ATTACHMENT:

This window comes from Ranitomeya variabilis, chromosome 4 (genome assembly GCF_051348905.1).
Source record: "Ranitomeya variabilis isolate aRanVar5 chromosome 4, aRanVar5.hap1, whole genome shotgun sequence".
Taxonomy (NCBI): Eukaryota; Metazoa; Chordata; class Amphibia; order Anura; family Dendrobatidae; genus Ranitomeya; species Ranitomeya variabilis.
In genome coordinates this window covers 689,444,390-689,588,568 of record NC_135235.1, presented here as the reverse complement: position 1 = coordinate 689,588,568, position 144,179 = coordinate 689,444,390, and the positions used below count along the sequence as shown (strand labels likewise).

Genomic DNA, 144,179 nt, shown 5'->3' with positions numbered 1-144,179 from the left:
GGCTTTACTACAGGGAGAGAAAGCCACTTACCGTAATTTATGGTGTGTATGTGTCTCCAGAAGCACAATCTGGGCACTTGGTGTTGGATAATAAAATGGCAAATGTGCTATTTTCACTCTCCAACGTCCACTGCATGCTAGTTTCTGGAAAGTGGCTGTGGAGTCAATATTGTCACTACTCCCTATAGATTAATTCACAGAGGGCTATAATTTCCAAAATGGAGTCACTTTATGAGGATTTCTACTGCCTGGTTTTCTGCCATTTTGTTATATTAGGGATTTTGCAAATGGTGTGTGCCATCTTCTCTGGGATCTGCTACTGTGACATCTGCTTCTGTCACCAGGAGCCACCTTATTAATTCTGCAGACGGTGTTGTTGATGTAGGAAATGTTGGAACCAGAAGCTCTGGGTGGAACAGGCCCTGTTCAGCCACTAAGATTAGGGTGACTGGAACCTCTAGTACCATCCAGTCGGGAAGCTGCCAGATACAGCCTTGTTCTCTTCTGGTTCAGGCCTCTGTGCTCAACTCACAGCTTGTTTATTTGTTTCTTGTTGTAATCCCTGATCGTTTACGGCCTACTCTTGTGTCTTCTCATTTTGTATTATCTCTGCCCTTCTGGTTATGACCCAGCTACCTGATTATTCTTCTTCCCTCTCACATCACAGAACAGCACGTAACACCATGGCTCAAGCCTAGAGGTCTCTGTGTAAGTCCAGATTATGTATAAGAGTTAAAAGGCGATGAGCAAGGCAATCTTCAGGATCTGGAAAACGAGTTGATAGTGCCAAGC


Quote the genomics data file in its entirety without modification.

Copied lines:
This window comes from Ranitomeya variabilis, chromosome 4 (genome assembly GCF_051348905.1).
Source record: "Ranitomeya variabilis isolate aRanVar5 chromosome 4, aRanVar5.hap1, whole genome shotgun sequence".
Taxonomy (NCBI): Eukaryota; Metazoa; Chordata; class Amphibia; order Anura; family Dendrobatidae; genus Ranitomeya; species Ranitomeya variabilis.
In genome coordinates this window covers 689,444,390-689,588,568 of record NC_135235.1, presented here as the reverse complement: position 1 = coordinate 689,588,568, position 144,179 = coordinate 689,444,390, and the positions used below count along the sequence as shown (strand labels likewise).

Genomic DNA, 144,179 nt, shown 5'->3' with positions numbered 1-144,179 from the left:
GGCTTTACTACAGGGAGAGAAAGCCACTTACCGTAATTTATGGTGTGTATGTGTCTCCAGAAGCACAATCTGGGCACTTGGTGTTGGATAATAAAATGGCAAATGTGCTATTTTCACTCTCCAACGTCCACTGCATGCTAGTTTCTGGAAAGTGGCTGTGGAGTCAATATTGTCACTACTCCCTATAGATTAATTCACAGAGGGCTATAATTTCCAAAATGGAGTCACTTTATGAGGATTTCTACTGCCTGGTTTTCTGCCATTTTGTTATATTAGGGATTTTGCAAATGGTGTGTGCCATCTTCTCTGGGATCTGCTACTGTGACATCTGCTTCTGTCACCAGGAGCCACCTTATTAATTCTGCAGACGGTGTTGTTGATGTAGGAAATGTTGGAACCAGAAGCTCTGGGTGGAACAGGCCCTGTTCAGCCACTAAGATTAGGGTGACTGGAACCTCTAGTACCATCCAGTCGGGAAGCTGCCAGATACAGCCTTGTTCTCTTCTGGTTCAGGCCTCTGTGCTCAACTCACAGCTTGTTTATTTGTTTCTTGTTGTAATCCCTGATCGTTTACGGCCTACTCTTGTGTCTTCTCATTTTGTATTATCTCTGCCCTTCTGGTTATGACCCAGCTACCTGATTATTCTTCTTCCCTCTCACATCACAGAACAGCACGTAACACCATGGCTCAAGCCTAGAGGTCTCTGTGTAAGTCCAGATTATGTATAAGAGTTAAAAGGCGATGAGCAAGGCAATCTTCAGGATCTGGAAAACGAGTTGATAGTGCCAAGC